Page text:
Clarke, Charles Baron, 1832-1906Alternative names
Epithet: FRS; botanist
British Library Archives and Manuscripts Catalogue : Person : Description : ark:/81055/vdc_100000001476.0x000113
British Library Archives and Manuscripts Catalogue : Person : Description : ark:/81055/vdc_100000001476.0x000114
Born in Andover, England, the eldest son of Turner Poulter Clarke, Charles Baron Clarke (1832-1906) developed an interest in botany early in life which he pursued avidly while employed in the colonial service in India. At Trinity College, Cambridge (1852-1856), Clarke was immersed in a socially and politically progressive set that included Henry Fawcett, Leslie Stephen, and John Rigby, and he maintained these friendships and political connections throughout the remainder of his life. Never entering politics himself, he lent assistance to Fawcett during two campaigns for office in the mid-1860s, and he occasionally entered into political discussions as a pamphleteering critic of free trade.
After receiving an MA at Lincoln's Inn in 1859, Clarke was also elected Fellow and Lecturer in Mathematics at Queen's College, Cambridge, where he remained until 1865. His interest in botany grew during his years in Cambridge, and he frequently took part in arduous hiking and botanizing expeditions in England and the continent. Although critical of some aspects of British colonial policy, he was himself a staunch colonialist, and like his elder brother before him, turned his eyes eastward to further his career.
Clarke entered the civil service in Bengal in 1865, joining the staff of Presidency College in Calcutta and winning appointment as inspector of schools in eastern Bengal. As inspector, his duties took him to schools throughout Bengal, enabling him to collect plants from a startling range of localities and habitats which he meticulously documented in building an unparalleled herbarium of native species. After his transfer to Darjeeling in 1875, Clarke found time to survey the unique flora of Nepal and Bhutan, and during a furlough in 1876, he visited Kashmir, all the while expanding the depth and breadth of his collection. Not merely a collector, Clarke published regularly on his discoveries, producing two major monographs while in India, Commelynaceae et Cyrtandraceae Bengalenses (Calcutta, 1874) and Compositae Indicae Descriptae et Secus Genera Benthamii Ordinatae (Calcutta, 1876).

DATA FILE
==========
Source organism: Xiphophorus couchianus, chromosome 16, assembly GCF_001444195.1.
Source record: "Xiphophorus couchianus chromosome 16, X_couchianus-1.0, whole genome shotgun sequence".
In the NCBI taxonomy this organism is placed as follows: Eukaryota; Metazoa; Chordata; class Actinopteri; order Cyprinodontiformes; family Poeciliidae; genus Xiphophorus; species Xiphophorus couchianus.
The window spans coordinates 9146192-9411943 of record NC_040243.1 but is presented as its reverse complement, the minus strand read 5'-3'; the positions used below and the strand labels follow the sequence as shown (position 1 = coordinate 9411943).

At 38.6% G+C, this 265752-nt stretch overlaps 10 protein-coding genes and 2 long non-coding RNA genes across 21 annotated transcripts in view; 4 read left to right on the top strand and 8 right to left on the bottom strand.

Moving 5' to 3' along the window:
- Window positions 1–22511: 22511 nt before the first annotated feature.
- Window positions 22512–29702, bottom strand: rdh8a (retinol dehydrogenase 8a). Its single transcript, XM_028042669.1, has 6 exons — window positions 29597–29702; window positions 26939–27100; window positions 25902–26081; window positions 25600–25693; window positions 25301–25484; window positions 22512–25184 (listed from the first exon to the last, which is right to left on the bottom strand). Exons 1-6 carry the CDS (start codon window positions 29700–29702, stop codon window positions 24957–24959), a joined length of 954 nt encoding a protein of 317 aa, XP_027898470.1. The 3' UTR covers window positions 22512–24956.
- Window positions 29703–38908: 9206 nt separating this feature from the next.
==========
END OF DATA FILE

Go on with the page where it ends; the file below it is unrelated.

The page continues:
During his return home on furlough from 1877 to 1879, Clarke presented his herbarium to the botanical gardens at Kew. Numbering over 25,000 specimens and 5,000 species -- the truly massive fruits of colonial natural science -- Clarke's herbarium was a sufficiently important collection to merit retaining him at Kew to assist in its description and its incorporation into volumes 2, 3, and 4 of Joseph Hooker's Flora of British India . It was not until 1883 that Clarke finally returned to India to resume his duties as inspector of schools. During this second tour of duty, he was assigned to Shillong, Assam, near the "frontier" with Burma, enabling him to collect in yet another region. In 1887, Clarke returned home for good and settled at Kew to concentrate his efforts on botany. His later publications, issued mainly through the Transactions of the Linnean Society, include studies of plants from the Philippines, Africa, South America, and Asia.
Clarke gained wide recognition in British scientific circles for his work. In addition to being named superintendent of the botanical gardens in Calcutta from 1869-1871, he became a fellow of the Linnean Society in 1867 (of which he was President from 1894-1896), of the Geological Society in 1868, and of the Royal Society (1882). Never married, Clarke died at home in Kew in 1906 after overexerting himself while bicycling.
From the guide to the Charles Baron Clarke papers, 1832-1906, 1867-1906, (American Philosophical Society)
- Assam (India) (as recorded)
- India (as recorded)
- Great Britain (as recorded)